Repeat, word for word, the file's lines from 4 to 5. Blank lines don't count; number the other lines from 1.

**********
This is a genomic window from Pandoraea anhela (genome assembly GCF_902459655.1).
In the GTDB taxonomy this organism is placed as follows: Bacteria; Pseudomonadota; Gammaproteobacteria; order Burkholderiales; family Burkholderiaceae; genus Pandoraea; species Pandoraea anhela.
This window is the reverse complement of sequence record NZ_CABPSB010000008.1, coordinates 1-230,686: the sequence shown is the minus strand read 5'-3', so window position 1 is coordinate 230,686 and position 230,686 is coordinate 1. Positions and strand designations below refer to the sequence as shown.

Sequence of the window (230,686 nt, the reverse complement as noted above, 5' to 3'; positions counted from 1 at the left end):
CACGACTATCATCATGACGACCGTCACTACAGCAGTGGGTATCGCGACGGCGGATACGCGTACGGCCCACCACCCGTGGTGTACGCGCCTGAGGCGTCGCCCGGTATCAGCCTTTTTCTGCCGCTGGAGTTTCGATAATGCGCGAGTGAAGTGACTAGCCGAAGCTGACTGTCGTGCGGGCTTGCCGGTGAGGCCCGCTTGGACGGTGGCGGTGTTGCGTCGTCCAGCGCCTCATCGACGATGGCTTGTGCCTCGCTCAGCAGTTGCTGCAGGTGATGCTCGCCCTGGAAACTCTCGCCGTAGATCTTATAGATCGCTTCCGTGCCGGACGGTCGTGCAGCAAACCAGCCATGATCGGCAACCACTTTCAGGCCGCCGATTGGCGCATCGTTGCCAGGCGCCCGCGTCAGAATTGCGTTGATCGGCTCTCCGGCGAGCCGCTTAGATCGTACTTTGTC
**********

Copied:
Sequence of the window (230,686 nt, the reverse complement as noted above, 5' to 3'; positions counted from 1 at the left end):
CACGACTATCATCATGACGACCGTCACTACAGCAGTGGGTATCGCGACGGCGGATACGCGTACGGCCCACCACCCGTGGTGTACGCGCCTGAGGCGTCGCCCGGTATCAGCCTTTTTCTGCCGCTGGAGTTTCGATAATGCGCGAGTGAAGTGACTAGCCGAAGCTGACTGTCGTGCGGGCTTGCCGGTGAGGCCCGCTTGGACGGTGGCGGTGTTGCGTCGTCCAGCGCCTCATCGACGATGGCTTGTGCCTCGCTCAGCAGTTGCTGCAGGTGATGCTCGCCCTGGAAACTCTCGCCGTAGATCTTATAGATCGCTTCCGTGCCGGACGGTCGTGCAGCAAACCAGCCATGATCGGCAACCACTTTCAGGCCGCCGATTGGCGCATCGTTGCCAGGCGCCCGCGTCAGAATTGCGTTGATCGGCTCTCCGGCGAGCCGCTTAGATCGTACTTTGTC